McDonnell Douglas and one of its two chief rivals in the commercial jetliner business, Europe's Airbus Industrie, are discussing possible joint ventures on three aircraft, a move that could create a serious challenge to the domination of Boeing Co.
Sources in Europe and the United States confirmed Thursday that talks have been under way for at least three months about possible joint plans to produce a twin-engine, middle-range jet and two four-engine, long-range jets.
However, discussions have been very preliminary, and news agencies quoted Martin Gruener, state secretary in the West German economic ministry, as saying it is "questionable" whether the two firms will be able to agree on areas of cooperation. Gruener spoke at the Hanover Air Show.
Sources close to McDonnell Douglas confirmed that talks have taken place but said nothing solid has come out of them yet. McDonnell Douglas spokesman Don Hanson in Long Beach could not confirm the talks. Boeing spokesman Jim Boynton in Seattle said the firm had no immediate comment.
While cooperation and joint ventures with foreign partners are not new in the jetliner business, any joint venture between McDonnell Douglas and Airbus would be unprecedented because of the firms' sizes and direct competition, as well as the massive amount of money involved in developing the new aircraft under discussion.
Such a deal, by allowing for the sharing of the billions of dollars required to develop and produce new-generation aircraft, could prolong McDonnell Douglas' life in the commercial jetliner business, said Christopher Demisch, an aerospace analyst with First Boston Corp. McDonnell Douglas produces commercial aircraft in Long Beach.
By reducing competition, it could also help the financial fortunes of Airbus, a consortium of firms subsidized by the governments of West Germany, France, Britain and Spain. Although it has established a strong presence in the jetliner market, Airbus so far has been unable to earn a profit on its two current aircraft, the A300 and A310, and its proposed A320.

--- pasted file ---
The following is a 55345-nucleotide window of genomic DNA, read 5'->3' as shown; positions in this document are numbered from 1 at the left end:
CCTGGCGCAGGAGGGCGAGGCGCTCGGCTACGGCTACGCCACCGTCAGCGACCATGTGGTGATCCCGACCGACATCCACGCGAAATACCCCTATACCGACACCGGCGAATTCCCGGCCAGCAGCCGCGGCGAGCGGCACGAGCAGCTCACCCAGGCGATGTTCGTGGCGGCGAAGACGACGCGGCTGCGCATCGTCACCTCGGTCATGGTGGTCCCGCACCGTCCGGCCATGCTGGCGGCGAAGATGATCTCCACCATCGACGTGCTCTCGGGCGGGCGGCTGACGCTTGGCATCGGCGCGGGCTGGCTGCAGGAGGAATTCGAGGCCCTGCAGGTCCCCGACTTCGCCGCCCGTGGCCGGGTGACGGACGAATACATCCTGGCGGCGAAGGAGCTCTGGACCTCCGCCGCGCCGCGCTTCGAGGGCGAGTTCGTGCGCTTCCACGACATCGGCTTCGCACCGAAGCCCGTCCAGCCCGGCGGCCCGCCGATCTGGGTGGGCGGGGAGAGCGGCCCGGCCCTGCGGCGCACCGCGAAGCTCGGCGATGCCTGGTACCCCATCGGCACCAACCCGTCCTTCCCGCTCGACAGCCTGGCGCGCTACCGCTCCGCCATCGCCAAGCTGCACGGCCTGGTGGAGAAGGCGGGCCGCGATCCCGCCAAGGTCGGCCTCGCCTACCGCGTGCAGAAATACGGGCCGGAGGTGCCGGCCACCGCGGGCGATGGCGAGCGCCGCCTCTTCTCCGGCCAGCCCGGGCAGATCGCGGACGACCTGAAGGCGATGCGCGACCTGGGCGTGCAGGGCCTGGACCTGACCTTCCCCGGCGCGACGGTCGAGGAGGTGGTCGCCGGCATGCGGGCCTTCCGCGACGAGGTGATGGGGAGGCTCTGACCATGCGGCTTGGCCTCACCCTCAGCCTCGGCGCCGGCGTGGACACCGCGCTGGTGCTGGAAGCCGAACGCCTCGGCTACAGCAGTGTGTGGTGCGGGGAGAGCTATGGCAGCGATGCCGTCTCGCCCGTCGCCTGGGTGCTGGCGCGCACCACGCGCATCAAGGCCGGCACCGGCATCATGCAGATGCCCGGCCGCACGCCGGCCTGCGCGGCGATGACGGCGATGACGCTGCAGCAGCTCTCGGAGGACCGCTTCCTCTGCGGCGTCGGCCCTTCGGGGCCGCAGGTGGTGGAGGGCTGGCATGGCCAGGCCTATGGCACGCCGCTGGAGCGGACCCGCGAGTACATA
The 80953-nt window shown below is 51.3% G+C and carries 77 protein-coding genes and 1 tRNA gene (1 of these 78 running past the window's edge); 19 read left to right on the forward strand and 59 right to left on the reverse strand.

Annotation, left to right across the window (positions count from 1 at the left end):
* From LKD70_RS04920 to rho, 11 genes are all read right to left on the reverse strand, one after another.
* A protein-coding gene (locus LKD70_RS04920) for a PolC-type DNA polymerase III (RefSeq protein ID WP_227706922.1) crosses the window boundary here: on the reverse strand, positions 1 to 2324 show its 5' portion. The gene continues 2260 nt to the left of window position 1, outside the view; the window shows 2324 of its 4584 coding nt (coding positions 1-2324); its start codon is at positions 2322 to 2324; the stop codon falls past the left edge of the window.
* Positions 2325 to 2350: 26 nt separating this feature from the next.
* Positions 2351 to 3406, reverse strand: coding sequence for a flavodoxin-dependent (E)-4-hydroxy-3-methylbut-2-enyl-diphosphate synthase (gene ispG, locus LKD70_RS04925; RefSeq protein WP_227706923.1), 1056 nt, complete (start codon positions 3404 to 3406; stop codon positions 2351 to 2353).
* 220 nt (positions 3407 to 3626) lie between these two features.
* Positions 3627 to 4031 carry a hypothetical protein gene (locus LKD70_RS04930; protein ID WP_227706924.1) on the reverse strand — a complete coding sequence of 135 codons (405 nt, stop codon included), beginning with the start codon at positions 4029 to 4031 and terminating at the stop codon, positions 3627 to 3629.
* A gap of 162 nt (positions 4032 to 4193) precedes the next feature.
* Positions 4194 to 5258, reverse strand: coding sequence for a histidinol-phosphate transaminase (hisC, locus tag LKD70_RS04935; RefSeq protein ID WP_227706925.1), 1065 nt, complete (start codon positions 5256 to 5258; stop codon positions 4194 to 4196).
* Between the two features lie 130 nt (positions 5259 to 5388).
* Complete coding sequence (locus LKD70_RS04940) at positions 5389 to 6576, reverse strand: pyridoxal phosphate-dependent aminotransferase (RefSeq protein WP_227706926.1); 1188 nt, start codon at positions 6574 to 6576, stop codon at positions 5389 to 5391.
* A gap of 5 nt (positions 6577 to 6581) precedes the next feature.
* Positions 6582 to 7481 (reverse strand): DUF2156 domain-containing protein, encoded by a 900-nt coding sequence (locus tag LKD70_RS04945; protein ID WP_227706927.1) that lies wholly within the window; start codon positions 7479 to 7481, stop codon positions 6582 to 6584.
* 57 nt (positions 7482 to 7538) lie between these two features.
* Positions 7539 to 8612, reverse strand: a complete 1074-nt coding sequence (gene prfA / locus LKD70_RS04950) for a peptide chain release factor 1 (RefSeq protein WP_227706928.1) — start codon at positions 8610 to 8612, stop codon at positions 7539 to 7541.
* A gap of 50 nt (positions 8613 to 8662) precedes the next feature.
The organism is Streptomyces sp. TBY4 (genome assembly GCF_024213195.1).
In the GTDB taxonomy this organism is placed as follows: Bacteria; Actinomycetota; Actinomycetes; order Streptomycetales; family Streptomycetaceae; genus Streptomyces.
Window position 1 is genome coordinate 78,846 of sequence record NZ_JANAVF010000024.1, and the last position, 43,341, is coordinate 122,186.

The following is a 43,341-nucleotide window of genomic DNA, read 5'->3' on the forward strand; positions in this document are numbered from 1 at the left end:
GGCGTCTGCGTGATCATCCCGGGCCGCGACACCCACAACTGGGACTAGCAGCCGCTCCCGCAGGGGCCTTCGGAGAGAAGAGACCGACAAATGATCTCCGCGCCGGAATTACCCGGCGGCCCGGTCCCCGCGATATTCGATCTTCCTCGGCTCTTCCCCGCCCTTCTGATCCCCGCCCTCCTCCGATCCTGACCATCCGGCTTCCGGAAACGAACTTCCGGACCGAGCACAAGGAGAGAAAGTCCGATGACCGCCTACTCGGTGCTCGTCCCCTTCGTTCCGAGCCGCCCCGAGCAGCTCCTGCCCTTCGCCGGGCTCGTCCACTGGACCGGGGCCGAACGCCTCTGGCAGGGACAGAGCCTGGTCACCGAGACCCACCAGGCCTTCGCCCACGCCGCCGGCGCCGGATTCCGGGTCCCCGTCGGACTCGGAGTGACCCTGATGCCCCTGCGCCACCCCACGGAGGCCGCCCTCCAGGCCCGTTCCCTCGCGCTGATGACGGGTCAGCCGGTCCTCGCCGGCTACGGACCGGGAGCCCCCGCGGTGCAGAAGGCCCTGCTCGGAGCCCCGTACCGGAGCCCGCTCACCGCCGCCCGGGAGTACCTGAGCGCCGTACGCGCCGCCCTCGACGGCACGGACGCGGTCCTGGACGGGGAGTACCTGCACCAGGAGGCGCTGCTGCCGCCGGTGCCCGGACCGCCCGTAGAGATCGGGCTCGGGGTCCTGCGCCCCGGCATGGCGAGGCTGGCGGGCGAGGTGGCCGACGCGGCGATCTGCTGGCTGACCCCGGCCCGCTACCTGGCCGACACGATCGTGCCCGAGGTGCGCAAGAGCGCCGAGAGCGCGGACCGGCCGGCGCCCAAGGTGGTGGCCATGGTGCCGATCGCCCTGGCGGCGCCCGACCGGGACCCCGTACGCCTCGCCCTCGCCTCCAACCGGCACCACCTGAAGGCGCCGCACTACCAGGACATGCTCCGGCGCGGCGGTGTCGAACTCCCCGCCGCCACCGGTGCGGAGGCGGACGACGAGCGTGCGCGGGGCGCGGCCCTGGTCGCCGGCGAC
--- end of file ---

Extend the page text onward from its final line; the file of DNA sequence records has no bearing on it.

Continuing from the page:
Lacking a joint venture, both firms are likely to compete directly in at least one market segment involving the types of aircraft involved in the talks. Developing these aircraft alone could cost each firm billions of dollars, with a much lower chance of earning a profit.
Might Produce Wings
However, the two companies are likely to have difficulty agreeing on such issues as where to produce the aircraft, how to divide research and development work and how to share technology.
"A joint venture makes sense on the surface, but when you think about what it will take to allow the deal to go forward, it's difficult to envision that a joint venture will actually take place," Demisch said. He speculated that McDonnell Douglas might be interested in producing the wings for the aircraft under consideration at its wing plant in Toronto.
Gruener said that one of the aircraft under discussion for joint production is the A330, a twin-engine, mid-range jet being developed by Airbus that would compete directly with Boeing's 757 and 767 models.
Also under discussion is the A340, a four-engine, longer-range version of the A330 that would compete with McDonnell Douglas' proposed MD-11, a modernized, larger three-engine version of the DC-10.
Airbus has estimated that developing the A330 and A340 would cost $2.5 billion, but financing of the projects by the European governments is not guaranteed.
McDonnell Douglas and Airbus also are discussing the development of an jumbo jet aircraft that would compete with Boeing's 747, Gruener said. Developing such an aircraft would cost billions, Demisch said.
Multinational joint ventures and cooperation between commercial aerospace firms have become more common in recent years as the costs and risks of producing aircraft have risen.
China, Japan Firms
McDonnell Douglas has a coproduction agreement with China under which the Asian nation is producing some of McDonnell Douglas' twin-engine MD-80s. Boeing, meanwhile, has a joint venture agreement with three Japanese companies on production of the 7J7, a new-technology 150-seat aircraft.
Foreign manufacturers also produce major parts of American-built jetliners. Aeritalia, an Italian firm, produces the fuselage for the MD-80 and DC-10.